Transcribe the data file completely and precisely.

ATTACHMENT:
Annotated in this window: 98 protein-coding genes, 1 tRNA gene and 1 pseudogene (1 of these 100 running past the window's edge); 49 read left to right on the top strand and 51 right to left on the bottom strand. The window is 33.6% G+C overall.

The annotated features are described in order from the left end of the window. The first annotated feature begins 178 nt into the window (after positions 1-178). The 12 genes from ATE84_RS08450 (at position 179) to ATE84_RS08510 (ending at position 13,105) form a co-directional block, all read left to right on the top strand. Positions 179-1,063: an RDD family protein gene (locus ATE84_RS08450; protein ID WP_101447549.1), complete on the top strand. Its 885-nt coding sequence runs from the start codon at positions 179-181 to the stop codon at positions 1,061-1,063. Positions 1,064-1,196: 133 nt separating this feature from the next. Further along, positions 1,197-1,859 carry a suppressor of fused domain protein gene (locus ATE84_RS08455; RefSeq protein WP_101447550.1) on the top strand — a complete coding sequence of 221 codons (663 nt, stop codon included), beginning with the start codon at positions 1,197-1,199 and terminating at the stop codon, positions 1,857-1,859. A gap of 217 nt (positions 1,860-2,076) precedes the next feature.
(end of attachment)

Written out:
Annotated in this window: 98 protein-coding genes, 1 tRNA gene and 1 pseudogene (1 of these 100 running past the window's edge); 49 read left to right on the top strand and 51 right to left on the bottom strand. The window is 33.6% G+C overall.

The annotated features are described in order from the left end of the window. The first annotated feature begins 178 nt into the window (after positions 1-178). The 12 genes from ATE84_RS08450 (at position 179) to ATE84_RS08510 (ending at position 13,105) form a co-directional block, all read left to right on the top strand. Positions 179-1,063: an RDD family protein gene (locus ATE84_RS08450; protein ID WP_101447549.1), complete on the top strand. Its 885-nt coding sequence runs from the start codon at positions 179-181 to the stop codon at positions 1,061-1,063. Positions 1,064-1,196: 133 nt separating this feature from the next. Further along, positions 1,197-1,859 carry a suppressor of fused domain protein gene (locus ATE84_RS08455; RefSeq protein WP_101447550.1) on the top strand — a complete coding sequence of 221 codons (663 nt, stop codon included), beginning with the start codon at positions 1,197-1,199 and terminating at the stop codon, positions 1,857-1,859. A gap of 217 nt (positions 1,860-2,076) precedes the next feature.